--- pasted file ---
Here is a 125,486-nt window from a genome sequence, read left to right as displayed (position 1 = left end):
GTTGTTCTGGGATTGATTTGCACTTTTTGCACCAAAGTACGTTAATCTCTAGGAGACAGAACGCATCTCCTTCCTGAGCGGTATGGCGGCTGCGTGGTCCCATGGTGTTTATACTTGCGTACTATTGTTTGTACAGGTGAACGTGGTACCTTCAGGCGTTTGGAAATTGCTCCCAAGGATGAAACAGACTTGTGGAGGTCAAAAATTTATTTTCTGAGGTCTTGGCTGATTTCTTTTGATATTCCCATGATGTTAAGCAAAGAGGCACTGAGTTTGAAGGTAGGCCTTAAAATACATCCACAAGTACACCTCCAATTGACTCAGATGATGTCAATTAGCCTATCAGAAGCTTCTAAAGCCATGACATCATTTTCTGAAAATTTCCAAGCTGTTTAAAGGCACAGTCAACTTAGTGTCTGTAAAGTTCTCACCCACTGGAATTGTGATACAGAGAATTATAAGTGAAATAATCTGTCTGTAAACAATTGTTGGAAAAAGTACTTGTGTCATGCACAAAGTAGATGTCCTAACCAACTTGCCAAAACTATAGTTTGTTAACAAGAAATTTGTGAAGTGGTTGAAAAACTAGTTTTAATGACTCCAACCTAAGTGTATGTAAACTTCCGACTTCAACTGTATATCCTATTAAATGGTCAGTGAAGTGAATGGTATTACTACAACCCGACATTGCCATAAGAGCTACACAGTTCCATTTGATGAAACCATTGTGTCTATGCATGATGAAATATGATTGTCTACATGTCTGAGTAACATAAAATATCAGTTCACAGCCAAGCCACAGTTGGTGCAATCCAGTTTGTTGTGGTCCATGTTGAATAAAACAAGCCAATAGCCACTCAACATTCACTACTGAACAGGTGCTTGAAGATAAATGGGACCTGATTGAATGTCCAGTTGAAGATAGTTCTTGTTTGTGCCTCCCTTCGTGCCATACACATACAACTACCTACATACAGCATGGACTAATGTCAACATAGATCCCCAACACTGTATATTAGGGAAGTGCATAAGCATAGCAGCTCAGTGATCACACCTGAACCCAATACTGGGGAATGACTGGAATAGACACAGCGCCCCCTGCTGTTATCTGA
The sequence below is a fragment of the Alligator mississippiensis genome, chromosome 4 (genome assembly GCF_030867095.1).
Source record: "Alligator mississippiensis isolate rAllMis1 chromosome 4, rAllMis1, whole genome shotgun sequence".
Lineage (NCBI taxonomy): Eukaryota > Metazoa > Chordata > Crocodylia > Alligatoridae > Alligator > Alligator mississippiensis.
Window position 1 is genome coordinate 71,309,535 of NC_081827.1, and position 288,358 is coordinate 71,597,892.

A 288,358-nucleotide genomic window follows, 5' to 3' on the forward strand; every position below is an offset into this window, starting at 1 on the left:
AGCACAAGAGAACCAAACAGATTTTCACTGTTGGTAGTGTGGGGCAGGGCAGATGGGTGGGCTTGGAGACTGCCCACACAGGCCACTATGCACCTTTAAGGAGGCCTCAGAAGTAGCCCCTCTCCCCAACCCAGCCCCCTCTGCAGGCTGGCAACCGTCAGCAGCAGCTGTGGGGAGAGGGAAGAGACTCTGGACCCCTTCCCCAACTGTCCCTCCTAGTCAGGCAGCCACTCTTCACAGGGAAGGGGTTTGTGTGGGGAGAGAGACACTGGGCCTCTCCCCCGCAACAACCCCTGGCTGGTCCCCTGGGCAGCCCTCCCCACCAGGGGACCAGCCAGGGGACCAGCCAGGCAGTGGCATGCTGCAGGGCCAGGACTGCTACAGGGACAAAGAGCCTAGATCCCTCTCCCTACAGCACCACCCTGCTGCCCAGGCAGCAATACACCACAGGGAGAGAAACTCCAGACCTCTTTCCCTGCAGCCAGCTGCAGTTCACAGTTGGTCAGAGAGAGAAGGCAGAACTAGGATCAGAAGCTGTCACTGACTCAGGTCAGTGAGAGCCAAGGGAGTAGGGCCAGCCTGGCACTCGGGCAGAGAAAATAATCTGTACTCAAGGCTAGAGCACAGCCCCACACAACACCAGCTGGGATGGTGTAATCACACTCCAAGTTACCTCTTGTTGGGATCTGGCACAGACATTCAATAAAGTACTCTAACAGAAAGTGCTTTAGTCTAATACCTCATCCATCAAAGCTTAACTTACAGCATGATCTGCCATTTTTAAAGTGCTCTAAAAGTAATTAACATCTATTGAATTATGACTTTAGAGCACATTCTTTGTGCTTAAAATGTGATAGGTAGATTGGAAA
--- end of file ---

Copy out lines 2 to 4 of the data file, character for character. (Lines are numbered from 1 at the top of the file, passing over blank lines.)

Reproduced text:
GTTGTTCTGGGATTGATTTGCACTTTTTGCACCAAAGTACGTTAATCTCTAGGAGACAGAACGCATCTCCTTCCTGAGCGGTATGGCGGCTGCGTGGTCCCATGGTGTTTATACTTGCGTACTATTGTTTGTACAGGTGAACGTGGTACCTTCAGGCGTTTGGAAATTGCTCCCAAGGATGAAACAGACTTGTGGAGGTCAAAAATTTATTTTCTGAGGTCTTGGCTGATTTCTTTTGATATTCCCATGATGTTAAGCAAAGAGGCACTGAGTTTGAAGGTAGGCCTTAAAATACATCCACAAGTACACCTCCAATTGACTCAGATGATGTCAATTAGCCTATCAGAAGCTTCTAAAGCCATGACATCATTTTCTGAAAATTTCCAAGCTGTTTAAAGGCACAGTCAACTTAGTGTCTGTAAAGTTCTCACCCACTGGAATTGTGATACAGAGAATTATAAGTGAAATAATCTGTCTGTAAACAATTGTTGGAAAAAGTACTTGTGTCATGCACAAAGTAGATGTCCTAACCAACTTGCCAAAACTATAGTTTGTTAACAAGAAATTTGTGAAGTGGTTGAAAAACTAGTTTTAATGACTCCAACCTAAGTGTATGTAAACTTCCGACTTCAACTGTATATCCTATTAAATGGTCAGTGAAGTGAATGGTATTACTACAACCCGACATTGCCATAAGAGCTACACAGTTCCATTTGATGAAACCATTGTGTCTATGCATGATGAAATATGATTGTCTACATGTCTGAGTAACATAAAATATCAGTTCACAGCCAAGCCACAGTTGGTGCAATCCAGTTTGTTGTGGTCCATGTTGAATAAAACAAGCCAATAGCCACTCAACATTCACTACTGAACAGGTGCTTGAAGATAAATGGGACCTGATTGAATGTCCAGTTGAAGATAGTTCTTGTTTGTGCCTCCCTTCGTGCCATACACATACAACTACCTACATACAGCATGGACTAATGTCAACATAGATCCCCAACACTGTATATTAGGGAAGTGCATAAGCATAGCAGCTCAGTGATCACACCTGAACCCAATACTGGGGAATGACTGGAATAGACACAGCGCCCCCTGCTGTTATCTGA
The sequence below is a fragment of the Alligator mississippiensis genome, chromosome 4 (genome assembly GCF_030867095.1).
Source record: "Alligator mississippiensis isolate rAllMis1 chromosome 4, rAllMis1, whole genome shotgun sequence".